Not only does she speak incoherently in confirmation hearings.
Not only does she tweet her own platitudes.
She now writes op-eds full of glittering claims without any data with a hint of some outlier data with simply no analysis bookended with enough bullshit to leave a stench in your nose to make you blame it on the dog.
In fact, here it is straight from the March 2, 2017 edition of USA Today’s online edition. Note: It did have to be corrected because she misidentified the very grant she was praising in the op-ed (http://www.usatoday.com/story/opinion/2017/03/02/betsy-devos-trump-delivers-education-promises-column/98594982/) .
I have taken the liberty to add a few thoughts as they presented themselves in my mind while reading as I am an educator in public schools, a parent of public school students, a voter, and a tax-payer. I am also one of about 200 million Americans who are more qualified to be secretary of education than Betsy DeVos.
Corrections & clarifications: An earlier version of this column misidentified a Department of Education program called “School Improvement Grants.”
President Trump’s first address to the joint session of Congress was clear: promises made, promises kept. The president promised to shake up the status quo in Washington, and he has. He also promised to release his tax returns and to present evidence of wiretapping. From keeping Carrier in the United States (you might want to see how many jobs are still going to Mexico and how much tax breaks Carrier was able to leverage from Trump and Pence since iot was Pence’s home state) to nominating the highly qualified Neil Gorsuch to the Supreme Court (who is getting a little flack from conservatives for his religious background) , our president continues to follow through on his word (like getting Mexico to pay for the wall).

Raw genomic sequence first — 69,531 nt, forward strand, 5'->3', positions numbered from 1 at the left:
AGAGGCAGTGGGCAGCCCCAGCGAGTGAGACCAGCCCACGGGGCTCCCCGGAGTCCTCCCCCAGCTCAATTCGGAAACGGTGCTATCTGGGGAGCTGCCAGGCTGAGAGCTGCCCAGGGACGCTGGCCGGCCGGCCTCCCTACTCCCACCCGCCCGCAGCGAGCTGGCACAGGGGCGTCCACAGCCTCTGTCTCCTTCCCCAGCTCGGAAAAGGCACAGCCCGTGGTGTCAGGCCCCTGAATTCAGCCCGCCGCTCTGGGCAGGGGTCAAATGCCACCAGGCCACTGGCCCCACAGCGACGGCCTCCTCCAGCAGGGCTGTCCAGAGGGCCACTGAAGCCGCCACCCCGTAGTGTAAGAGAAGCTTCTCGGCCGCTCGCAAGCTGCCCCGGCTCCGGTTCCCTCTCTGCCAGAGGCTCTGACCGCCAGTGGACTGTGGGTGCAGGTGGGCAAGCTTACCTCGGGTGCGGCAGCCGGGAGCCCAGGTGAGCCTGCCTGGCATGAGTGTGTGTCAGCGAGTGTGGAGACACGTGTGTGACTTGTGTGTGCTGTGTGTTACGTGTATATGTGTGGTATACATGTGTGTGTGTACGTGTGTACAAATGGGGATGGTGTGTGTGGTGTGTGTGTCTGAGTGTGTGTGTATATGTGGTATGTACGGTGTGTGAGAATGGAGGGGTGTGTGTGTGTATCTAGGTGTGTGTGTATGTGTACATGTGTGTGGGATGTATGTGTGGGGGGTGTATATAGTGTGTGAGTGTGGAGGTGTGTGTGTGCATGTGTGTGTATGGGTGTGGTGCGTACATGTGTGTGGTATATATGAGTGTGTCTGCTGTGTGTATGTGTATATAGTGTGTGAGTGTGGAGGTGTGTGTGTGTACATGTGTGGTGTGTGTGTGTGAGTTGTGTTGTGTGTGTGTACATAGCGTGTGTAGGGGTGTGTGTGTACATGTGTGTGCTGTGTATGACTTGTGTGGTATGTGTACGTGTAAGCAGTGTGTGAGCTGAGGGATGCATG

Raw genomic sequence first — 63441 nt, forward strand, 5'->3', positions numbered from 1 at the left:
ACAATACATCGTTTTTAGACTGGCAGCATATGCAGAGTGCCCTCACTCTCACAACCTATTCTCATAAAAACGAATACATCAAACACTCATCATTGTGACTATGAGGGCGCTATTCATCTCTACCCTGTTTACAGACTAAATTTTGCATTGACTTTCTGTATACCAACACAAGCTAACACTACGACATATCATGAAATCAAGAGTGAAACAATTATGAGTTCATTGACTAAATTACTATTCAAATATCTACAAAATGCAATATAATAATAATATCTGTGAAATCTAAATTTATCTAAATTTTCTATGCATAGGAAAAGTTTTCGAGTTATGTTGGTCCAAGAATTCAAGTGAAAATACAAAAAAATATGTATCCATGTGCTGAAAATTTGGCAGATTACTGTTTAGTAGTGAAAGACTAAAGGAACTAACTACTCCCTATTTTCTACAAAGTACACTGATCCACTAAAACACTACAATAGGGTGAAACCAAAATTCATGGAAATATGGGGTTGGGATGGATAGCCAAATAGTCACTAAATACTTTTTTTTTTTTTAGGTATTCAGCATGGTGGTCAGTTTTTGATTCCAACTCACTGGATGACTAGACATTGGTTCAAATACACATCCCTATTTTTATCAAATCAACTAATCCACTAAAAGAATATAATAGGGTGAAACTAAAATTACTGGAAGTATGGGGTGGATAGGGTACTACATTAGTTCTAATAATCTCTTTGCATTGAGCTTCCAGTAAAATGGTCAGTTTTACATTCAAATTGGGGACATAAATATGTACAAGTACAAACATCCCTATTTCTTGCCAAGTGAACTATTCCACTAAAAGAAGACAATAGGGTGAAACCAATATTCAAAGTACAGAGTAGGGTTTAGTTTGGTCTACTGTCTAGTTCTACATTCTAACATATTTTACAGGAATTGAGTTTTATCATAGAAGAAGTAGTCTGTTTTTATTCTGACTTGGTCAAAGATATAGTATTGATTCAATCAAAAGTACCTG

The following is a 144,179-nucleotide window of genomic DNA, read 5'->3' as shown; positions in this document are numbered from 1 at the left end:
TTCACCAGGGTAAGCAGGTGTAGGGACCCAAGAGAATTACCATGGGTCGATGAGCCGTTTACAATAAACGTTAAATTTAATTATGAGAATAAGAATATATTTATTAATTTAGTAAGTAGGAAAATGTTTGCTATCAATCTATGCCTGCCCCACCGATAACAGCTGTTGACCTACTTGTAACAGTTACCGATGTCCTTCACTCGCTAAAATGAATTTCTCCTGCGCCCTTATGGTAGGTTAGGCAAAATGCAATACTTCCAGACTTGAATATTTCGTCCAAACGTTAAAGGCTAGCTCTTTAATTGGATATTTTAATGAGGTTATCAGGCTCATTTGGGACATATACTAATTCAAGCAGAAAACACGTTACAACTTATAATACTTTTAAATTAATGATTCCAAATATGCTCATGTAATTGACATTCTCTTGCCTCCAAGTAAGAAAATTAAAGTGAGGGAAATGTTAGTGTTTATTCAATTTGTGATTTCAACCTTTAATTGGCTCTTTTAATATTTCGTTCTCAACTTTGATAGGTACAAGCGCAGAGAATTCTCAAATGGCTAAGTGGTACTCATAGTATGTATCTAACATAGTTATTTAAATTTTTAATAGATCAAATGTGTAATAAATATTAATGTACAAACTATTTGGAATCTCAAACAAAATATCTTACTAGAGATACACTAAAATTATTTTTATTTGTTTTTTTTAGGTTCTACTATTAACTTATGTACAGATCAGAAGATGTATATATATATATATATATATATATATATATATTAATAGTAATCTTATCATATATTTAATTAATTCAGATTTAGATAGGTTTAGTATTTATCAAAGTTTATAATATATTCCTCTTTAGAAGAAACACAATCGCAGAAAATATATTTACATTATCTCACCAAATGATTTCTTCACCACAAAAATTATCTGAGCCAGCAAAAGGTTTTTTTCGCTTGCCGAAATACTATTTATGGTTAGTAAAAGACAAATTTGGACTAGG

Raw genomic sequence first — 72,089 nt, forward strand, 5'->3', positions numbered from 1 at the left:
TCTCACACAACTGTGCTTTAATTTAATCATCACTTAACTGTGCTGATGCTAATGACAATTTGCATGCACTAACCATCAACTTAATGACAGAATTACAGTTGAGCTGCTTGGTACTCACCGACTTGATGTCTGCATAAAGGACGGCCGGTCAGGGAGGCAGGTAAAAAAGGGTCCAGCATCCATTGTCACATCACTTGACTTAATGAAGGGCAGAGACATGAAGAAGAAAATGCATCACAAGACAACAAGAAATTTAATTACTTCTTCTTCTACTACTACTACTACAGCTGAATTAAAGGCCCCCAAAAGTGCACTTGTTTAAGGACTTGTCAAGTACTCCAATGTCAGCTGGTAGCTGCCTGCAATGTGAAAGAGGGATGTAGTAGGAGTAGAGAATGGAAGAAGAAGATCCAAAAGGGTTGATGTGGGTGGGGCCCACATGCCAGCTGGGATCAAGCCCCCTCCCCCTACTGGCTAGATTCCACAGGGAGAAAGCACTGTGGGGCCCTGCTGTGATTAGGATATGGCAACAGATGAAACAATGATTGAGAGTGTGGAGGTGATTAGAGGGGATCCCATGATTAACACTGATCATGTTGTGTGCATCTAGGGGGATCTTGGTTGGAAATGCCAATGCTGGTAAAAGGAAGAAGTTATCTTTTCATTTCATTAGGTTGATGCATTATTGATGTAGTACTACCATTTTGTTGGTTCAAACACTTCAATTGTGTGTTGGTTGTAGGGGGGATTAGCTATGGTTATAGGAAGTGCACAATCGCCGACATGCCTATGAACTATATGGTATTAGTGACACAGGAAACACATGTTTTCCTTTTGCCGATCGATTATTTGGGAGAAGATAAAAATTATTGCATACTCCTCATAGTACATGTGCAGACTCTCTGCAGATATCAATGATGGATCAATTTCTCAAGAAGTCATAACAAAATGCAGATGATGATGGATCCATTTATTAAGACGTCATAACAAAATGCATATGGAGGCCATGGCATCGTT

He’s also delivering on his promises for education (by presenting a budget that slashes federal money to public education).
The president made a point during the campaign to highlight the problems low-income families face in accessing a quality education (so he is backing an insurance plan that will make poorer people pay more to be insured and cut more programs that benefit poorer families while granting rich people and corporations tax breaks). We cannot hope to get America back on track if we do nothing to improve education for the poorest among us (just like you did in Michigan? Wait, like you didn’t do in Michigan?).
The achievement gaps in education result in hundreds of billions of dollars of lost economic potential every year and looking at the amount of segregation that occurs in the privatization efforts you have led in Michigan through your efforts, that is not surprising. And these gaps disproportionately harm minority students. Currently, more than 40% of African-American male students do not graduate high school. And achievement gaps are symptomatic of opportunity gaps and income gaps. You know anything about that? Of course you do!
These are more than just stats. They are the product of long-term trends.
For too long, Washington has focused on issuing edicts from its bubble, rather than empowering and amplifying solutions found at the grassroots level. Mrs. DeVos, I would not consider you someone who is starting a grassroots effort. You are ditating your will from a pedestal above others that you bought. We need to retire Washington’s top-down approach and instead empower answers from the bottom up. That’s rich coming from someone who literally paid her way into office and has given tens of millions of dollars to influence the very policies that benefit herself and her family.